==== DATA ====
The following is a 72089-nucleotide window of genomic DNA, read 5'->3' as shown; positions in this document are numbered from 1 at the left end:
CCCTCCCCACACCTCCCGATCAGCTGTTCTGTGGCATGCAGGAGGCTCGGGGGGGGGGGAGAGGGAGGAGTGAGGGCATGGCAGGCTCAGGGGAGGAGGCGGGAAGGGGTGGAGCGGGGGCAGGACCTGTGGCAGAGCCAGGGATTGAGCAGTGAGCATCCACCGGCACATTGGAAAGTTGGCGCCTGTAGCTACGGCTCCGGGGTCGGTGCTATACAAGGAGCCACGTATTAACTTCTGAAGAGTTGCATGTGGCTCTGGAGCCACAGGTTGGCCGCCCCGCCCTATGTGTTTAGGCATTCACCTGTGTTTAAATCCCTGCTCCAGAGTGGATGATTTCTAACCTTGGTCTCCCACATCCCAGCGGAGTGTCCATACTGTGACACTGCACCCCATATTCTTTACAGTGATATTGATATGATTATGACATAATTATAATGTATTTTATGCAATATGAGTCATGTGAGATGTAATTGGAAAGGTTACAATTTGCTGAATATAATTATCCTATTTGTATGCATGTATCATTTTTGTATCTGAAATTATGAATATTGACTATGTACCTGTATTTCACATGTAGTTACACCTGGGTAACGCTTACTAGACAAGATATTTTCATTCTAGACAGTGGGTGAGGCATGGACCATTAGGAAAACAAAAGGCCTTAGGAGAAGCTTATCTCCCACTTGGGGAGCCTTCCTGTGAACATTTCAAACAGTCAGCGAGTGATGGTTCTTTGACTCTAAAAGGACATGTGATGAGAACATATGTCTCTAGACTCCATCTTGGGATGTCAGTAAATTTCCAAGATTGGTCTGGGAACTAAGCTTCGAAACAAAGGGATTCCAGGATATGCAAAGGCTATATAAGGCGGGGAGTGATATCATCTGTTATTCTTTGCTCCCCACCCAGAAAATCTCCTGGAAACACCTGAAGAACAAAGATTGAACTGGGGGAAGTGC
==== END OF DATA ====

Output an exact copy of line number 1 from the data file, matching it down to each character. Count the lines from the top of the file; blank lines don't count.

The following is a 72089-nucleotide window of genomic DNA, read 5'->3' as shown; positions in this document are numbered from 1 at the left end: